After the President’s State of the Union message last night, I went back to the internet, partly to look at the Facebook reply from the opposition, but later went to a site from down under, to see if anything had made it there concerning the speech.

I found nothing at the time I looked, but there was an interesting article about the study that states up to 20% of the power for the Eastern seaboard could be provided by wind, which would be something that the No-Nukes crowd could really get behind.  I am frequently amazed by what turns up on websites that are not in the United States, which are speaking to things occurring to us, but I would think would be less than exciting to those not of these shores.

[ITWire]

According to a study prepared for a federal government agency, wind power could generate 20% of the energy used by the Eastern Interconnection by 2024. But achieving that goal would require extensive infrastructure improvements.

The conclusion was the result of a two-and-a-half-year study sponsored by the National Renewable Energy Laboratory, a research organization affiliated with the U.S. Department of Energy.
The Eastern Wind Integration and Transmission Study (Executive Summary PDF download) was carried out to answer questions about the impact of achieving  “20-30% energy penetration of wind” in the eastern United States.

Specifically, the study focused on the Eastern Interconnnection, one of the three grids covering the lower 48 states. The Eastern Interconnection handles power from the Eastern Seaboard through the Great Plains states (Nebraska, Kansas, Oklahoma, the Dakotas). It also covers parts of Canada.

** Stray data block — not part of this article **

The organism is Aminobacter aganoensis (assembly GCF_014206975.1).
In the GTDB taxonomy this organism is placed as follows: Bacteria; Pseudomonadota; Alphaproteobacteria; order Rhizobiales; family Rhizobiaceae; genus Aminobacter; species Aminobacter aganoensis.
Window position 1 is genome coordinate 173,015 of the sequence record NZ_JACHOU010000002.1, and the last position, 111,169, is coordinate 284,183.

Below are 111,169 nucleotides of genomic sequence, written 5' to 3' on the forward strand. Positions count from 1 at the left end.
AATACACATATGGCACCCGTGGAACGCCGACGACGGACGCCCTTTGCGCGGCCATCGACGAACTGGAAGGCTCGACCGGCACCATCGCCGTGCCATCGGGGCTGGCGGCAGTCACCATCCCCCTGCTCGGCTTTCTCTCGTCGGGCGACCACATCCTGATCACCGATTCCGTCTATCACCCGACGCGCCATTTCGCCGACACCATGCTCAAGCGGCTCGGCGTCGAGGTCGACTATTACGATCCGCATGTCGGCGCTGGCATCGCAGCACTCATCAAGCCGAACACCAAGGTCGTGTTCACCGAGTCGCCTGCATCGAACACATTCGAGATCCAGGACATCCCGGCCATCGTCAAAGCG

The study focused on four scenarios, the simplest being based on “high-quality wind resources” in the Plains states, on up through scenarios involving the aggressive development of East Coast offshore resources.

The conclusion was that achieving the 20-30% figure is technically feasible but would require significant expansion of the existing transmission infrastructure.

Estimates of the annualized cost of generating that much wind power, exclusive of direct production-related costs like fuel, range from about US$90 billion to $125 billion.

But a previous study by the Department of Energy found that reaching the 20% target by 2030 would produce “substantial benefits [that] overcome the costs.”

After seeing the typical responses on the faces of those within the Capitol last night that lean Republican, I wonder how many of them have seen this study, or gave it any notice at all. A simple focus on the last paragraph might yield much different results when the next vote on energy policy comes up.

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